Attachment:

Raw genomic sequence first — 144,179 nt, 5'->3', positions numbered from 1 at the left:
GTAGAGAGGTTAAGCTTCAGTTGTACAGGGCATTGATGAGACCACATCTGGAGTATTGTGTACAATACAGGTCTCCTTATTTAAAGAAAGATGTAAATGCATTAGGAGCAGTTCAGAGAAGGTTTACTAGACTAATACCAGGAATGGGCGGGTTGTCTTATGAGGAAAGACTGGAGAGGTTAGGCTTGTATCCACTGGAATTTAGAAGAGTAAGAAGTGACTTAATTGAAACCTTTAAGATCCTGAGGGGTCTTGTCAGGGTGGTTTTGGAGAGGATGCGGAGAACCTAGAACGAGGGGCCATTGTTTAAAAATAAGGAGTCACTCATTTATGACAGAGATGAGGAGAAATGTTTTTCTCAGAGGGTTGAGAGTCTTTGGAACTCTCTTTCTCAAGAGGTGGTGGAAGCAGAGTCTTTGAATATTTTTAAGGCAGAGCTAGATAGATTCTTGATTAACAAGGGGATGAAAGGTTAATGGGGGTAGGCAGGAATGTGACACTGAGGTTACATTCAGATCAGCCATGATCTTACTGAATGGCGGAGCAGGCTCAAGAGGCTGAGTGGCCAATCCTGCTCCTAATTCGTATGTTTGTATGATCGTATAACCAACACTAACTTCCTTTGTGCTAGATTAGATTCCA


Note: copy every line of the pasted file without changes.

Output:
Raw genomic sequence first — 144,179 nt, 5'->3', positions numbered from 1 at the left:
GTAGAGAGGTTAAGCTTCAGTTGTACAGGGCATTGATGAGACCACATCTGGAGTATTGTGTACAATACAGGTCTCCTTATTTAAAGAAAGATGTAAATGCATTAGGAGCAGTTCAGAGAAGGTTTACTAGACTAATACCAGGAATGGGCGGGTTGTCTTATGAGGAAAGACTGGAGAGGTTAGGCTTGTATCCACTGGAATTTAGAAGAGTAAGAAGTGACTTAATTGAAACCTTTAAGATCCTGAGGGGTCTTGTCAGGGTGGTTTTGGAGAGGATGCGGAGAACCTAGAACGAGGGGCCATTGTTTAAAAATAAGGAGTCACTCATTTATGACAGAGATGAGGAGAAATGTTTTTCTCAGAGGGTTGAGAGTCTTTGGAACTCTCTTTCTCAAGAGGTGGTGGAAGCAGAGTCTTTGAATATTTTTAAGGCAGAGCTAGATAGATTCTTGATTAACAAGGGGATGAAAGGTTAATGGGGGTAGGCAGGAATGTGACACTGAGGTTACATTCAGATCAGCCATGATCTTACTGAATGGCGGAGCAGGCTCAAGAGGCTGAGTGGCCAATCCTGCTCCTAATTCGTATGTTTGTATGATCGTATAACCAACACTAACTTCCTTTGTGCTAGATTAGATTCCA